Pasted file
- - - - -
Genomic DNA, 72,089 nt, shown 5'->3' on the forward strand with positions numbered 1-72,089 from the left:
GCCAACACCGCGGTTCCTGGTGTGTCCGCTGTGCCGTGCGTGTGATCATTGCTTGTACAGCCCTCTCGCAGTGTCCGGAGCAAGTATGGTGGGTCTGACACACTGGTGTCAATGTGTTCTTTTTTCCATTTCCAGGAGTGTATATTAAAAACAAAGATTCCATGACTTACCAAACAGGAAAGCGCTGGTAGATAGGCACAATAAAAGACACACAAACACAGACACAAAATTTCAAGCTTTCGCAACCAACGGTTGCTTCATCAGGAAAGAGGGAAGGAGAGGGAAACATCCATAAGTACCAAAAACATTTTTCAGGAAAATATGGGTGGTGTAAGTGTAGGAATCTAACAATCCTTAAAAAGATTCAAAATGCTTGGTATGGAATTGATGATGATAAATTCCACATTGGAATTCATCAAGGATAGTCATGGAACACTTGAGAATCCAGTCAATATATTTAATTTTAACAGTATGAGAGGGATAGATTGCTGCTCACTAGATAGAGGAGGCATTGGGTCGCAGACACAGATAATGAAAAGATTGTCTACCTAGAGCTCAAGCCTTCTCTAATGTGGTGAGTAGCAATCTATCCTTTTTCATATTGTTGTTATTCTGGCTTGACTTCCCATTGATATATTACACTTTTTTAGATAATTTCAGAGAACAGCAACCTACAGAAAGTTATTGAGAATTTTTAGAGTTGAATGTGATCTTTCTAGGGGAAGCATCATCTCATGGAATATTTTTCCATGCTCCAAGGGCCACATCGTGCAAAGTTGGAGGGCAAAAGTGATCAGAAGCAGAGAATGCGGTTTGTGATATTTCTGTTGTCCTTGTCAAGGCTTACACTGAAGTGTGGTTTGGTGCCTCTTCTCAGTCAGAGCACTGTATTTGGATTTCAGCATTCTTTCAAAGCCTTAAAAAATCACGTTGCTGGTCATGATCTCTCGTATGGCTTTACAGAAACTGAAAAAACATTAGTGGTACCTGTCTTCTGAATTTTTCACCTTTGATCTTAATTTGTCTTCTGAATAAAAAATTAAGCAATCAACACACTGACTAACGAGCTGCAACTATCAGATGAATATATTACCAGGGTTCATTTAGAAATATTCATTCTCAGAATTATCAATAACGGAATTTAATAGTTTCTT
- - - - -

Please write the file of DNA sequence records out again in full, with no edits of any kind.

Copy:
Genomic DNA, 72,089 nt, shown 5'->3' on the forward strand with positions numbered 1-72,089 from the left:
GCCAACACCGCGGTTCCTGGTGTGTCCGCTGTGCCGTGCGTGTGATCATTGCTTGTACAGCCCTCTCGCAGTGTCCGGAGCAAGTATGGTGGGTCTGACACACTGGTGTCAATGTGTTCTTTTTTCCATTTCCAGGAGTGTATATTAAAAACAAAGATTCCATGACTTACCAAACAGGAAAGCGCTGGTAGATAGGCACAATAAAAGACACACAAACACAGACACAAAATTTCAAGCTTTCGCAACCAACGGTTGCTTCATCAGGAAAGAGGGAAGGAGAGGGAAACATCCATAAGTACCAAAAACATTTTTCAGGAAAATATGGGTGGTGTAAGTGTAGGAATCTAACAATCCTTAAAAAGATTCAAAATGCTTGGTATGGAATTGATGATGATAAATTCCACATTGGAATTCATCAAGGATAGTCATGGAACACTTGAGAATCCAGTCAATATATTTAATTTTAACAGTATGAGAGGGATAGATTGCTGCTCACTAGATAGAGGAGGCATTGGGTCGCAGACACAGATAATGAAAAGATTGTCTACCTAGAGCTCAAGCCTTCTCTAATGTGGTGAGTAGCAATCTATCCTTTTTCATATTGTTGTTATTCTGGCTTGACTTCCCATTGATATATTACACTTTTTTAGATAATTTCAGAGAACAGCAACCTACAGAAAGTTATTGAGAATTTTTAGAGTTGAATGTGATCTTTCTAGGGGAAGCATCATCTCATGGAATATTTTTCCATGCTCCAAGGGCCACATCGTGCAAAGTTGGAGGGCAAAAGTGATCAGAAGCAGAGAATGCGGTTTGTGATATTTCTGTTGTCCTTGTCAAGGCTTACACTGAAGTGTGGTTTGGTGCCTCTTCTCAGTCAGAGCACTGTATTTGGATTTCAGCATTCTTTCAAAGCCTTAAAAAATCACGTTGCTGGTCATGATCTCTCGTATGGCTTTACAGAAACTGAAAAAACATTAGTGGTACCTGTCTTCTGAATTTTTCACCTTTGATCTTAATTTGTCTTCTGAATAAAAAATTAAGCAATCAACACACTGACTAACGAGCTGCAACTATCAGATGAATATATTACCAGGGTTCATTTAGAAATATTCATTCTCAGAATTATCAATAACGGAATTTAATAGTTTCTT